What is a WAFC?


Kelvin-Helmholtz cloud

(Strong vertical shear between two air streams causing winds to blow faster at the upper level than at the lower levels, causing turbulence. Sometimes these turbulent waves are seen in clouds).

From the early days of aviation, it was realised that meteorological information is vital for both the planning and safe conduct of flights. Pilots need to be informed about meteorological conditions along the routes they take and at their destination aerodromes.

In the early 1980’s the International Civil Aviation Organization (ICAO) developed the requirements for the World Area Forecast System (WAFS) to meet the needs of global aviation for the seamless forecasting of upper air winds, temperatures and significant weather hazards.

Two World Area Forecast Centres (WAFCs) were established. One operated by the Met Office in the UK and the other by the National Oceanic and Atmospheric Administration (NOAA) in the USA. The regulations covering the content of the forecasts are described in the ICAO publication known as Annex 3 to the convention on International Civil Aviation – Meteorological Service for International Air Navigation.

The Met Office and NOAA are also responsible for making available the WAFS forecasts online using SADIS (Secure Aviation Data Information Service) and WIFS (WAFS Internet File Service).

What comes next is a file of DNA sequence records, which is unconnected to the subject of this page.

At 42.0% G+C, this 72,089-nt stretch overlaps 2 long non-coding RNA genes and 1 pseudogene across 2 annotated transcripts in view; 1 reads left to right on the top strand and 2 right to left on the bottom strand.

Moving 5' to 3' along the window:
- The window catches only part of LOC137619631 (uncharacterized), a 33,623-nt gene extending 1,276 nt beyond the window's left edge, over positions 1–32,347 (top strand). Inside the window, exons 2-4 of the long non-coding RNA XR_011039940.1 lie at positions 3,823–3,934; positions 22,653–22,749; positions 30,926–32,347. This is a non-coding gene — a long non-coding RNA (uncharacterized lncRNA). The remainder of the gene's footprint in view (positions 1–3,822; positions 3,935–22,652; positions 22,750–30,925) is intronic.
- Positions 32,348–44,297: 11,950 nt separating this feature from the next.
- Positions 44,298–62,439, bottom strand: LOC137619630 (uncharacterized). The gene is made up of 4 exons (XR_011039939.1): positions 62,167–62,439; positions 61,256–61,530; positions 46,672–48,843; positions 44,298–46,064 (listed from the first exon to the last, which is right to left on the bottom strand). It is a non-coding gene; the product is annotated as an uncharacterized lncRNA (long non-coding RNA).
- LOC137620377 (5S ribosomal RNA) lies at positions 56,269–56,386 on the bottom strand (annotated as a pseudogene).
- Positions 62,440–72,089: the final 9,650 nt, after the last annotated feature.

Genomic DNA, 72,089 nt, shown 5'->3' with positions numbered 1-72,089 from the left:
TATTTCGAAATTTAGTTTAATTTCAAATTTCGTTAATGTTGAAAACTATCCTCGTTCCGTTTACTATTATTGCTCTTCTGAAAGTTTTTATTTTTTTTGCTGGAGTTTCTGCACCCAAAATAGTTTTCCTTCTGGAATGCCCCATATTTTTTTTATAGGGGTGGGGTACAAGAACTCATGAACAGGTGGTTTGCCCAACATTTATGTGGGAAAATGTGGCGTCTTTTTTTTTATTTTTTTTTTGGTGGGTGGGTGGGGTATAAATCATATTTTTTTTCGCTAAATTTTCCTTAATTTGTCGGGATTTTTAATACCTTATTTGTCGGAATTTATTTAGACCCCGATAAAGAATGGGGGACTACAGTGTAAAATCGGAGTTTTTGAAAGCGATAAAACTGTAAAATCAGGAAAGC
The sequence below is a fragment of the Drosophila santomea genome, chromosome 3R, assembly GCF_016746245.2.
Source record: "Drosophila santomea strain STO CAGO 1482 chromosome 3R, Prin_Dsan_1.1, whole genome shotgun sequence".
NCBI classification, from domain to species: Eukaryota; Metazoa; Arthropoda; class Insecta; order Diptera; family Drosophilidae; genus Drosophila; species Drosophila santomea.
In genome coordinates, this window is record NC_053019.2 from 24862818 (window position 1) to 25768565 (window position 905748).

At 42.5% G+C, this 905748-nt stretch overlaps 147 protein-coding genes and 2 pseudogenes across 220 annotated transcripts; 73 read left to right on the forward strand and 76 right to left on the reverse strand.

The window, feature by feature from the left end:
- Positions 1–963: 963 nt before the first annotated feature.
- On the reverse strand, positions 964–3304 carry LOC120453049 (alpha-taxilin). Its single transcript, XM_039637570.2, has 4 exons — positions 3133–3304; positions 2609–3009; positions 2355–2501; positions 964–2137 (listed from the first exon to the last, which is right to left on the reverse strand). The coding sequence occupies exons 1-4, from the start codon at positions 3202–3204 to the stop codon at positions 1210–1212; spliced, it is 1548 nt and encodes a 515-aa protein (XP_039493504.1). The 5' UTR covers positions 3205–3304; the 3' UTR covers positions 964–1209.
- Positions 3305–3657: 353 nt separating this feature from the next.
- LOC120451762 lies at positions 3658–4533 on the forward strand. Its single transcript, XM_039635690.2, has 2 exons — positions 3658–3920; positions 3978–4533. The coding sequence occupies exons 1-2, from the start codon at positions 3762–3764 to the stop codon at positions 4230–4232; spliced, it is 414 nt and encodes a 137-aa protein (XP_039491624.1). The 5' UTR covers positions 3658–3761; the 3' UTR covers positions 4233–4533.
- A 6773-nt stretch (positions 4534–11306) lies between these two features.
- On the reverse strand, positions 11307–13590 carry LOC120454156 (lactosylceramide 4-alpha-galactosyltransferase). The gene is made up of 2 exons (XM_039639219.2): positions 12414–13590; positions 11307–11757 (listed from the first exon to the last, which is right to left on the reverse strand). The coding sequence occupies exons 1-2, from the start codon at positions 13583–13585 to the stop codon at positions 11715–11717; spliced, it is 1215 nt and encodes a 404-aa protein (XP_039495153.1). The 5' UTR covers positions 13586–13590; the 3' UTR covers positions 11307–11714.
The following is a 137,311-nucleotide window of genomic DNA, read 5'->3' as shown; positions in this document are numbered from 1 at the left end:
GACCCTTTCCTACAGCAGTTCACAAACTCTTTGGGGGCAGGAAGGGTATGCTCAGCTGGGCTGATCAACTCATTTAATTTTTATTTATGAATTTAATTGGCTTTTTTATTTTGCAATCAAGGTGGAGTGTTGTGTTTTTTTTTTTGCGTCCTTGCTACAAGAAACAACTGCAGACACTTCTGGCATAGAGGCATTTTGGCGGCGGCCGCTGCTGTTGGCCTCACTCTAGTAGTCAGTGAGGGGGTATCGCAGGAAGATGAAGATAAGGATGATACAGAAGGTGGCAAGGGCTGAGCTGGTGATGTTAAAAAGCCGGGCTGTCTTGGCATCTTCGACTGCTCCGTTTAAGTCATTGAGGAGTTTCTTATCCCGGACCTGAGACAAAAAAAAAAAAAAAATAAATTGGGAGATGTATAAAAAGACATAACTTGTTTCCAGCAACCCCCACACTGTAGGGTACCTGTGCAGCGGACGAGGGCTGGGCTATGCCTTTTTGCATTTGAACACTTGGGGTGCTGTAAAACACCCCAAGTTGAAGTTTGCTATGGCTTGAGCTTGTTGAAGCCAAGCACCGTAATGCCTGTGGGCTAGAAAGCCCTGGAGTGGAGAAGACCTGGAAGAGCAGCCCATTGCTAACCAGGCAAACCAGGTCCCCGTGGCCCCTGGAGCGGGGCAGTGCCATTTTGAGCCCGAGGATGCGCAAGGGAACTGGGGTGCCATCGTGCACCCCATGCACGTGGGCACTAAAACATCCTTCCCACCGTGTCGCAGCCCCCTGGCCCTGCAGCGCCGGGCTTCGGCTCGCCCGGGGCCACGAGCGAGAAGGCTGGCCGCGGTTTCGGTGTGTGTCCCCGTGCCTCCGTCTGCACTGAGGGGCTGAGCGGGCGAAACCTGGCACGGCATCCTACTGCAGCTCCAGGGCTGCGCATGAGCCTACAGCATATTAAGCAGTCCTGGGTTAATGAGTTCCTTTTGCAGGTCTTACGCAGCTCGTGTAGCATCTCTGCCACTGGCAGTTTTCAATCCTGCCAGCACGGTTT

These services provide:

  1. Global forecasts of upper winds and temperatures for flights throughout the world, helping to optimise safety and fuel consumption.
  2. Global significant weather (SIGWX)  forecasts.
  3. Global OPMET data (TAF, METAR and SIGMET).

Weather hazards that affect aviation such as turbulence, icing and convective storms can have a big impact on the comfort and safety of a flight.  Met Office meteorologists are continually working to develop our modelling capability to ensure that the best forecast is available.


Below is an example of a Significant Weather (SIGWX) Chart that is produced every six hours for the entire globe by our WAFC meteorologists. The weather hazards on the chart indicate to a pilot the types of weather they may encounter during their flight. On this chart turbulence, convective cloud, active volcanoes, and jet streams are all shown.


Global hazard fields

As well as the manually drawn charts we also produce global gridded data sets. Shown in respective order below, these visualise weather hazards such as convective cloud, clear air turbulence and winds at upper levels. These charts may be used as part of flight planning to understand how the weather may impact a flight.




Lauren Reid – Business Development Manager.

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